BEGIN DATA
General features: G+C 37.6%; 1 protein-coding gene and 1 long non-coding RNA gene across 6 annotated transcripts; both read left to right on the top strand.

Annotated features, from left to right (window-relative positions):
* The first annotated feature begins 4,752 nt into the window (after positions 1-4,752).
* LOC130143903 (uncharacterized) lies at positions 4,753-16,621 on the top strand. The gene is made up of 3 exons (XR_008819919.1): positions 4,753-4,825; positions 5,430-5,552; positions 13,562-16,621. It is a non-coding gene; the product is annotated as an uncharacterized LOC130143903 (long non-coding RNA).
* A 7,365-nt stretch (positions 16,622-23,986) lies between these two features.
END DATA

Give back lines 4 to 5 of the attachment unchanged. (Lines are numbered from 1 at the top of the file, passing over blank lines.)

* LOC130143903 (uncharacterized) lies at positions 4,753-16,621 on the top strand. The gene is made up of 3 exons (XR_008819919.1): positions 4,753-4,825; positions 5,430-5,552; positions 13,562-16,621. It is a non-coding gene; the product is annotated as an uncharacterized LOC130143903 (long non-coding RNA).
* A 7,365-nt stretch (positions 16,622-23,986) lies between these two features.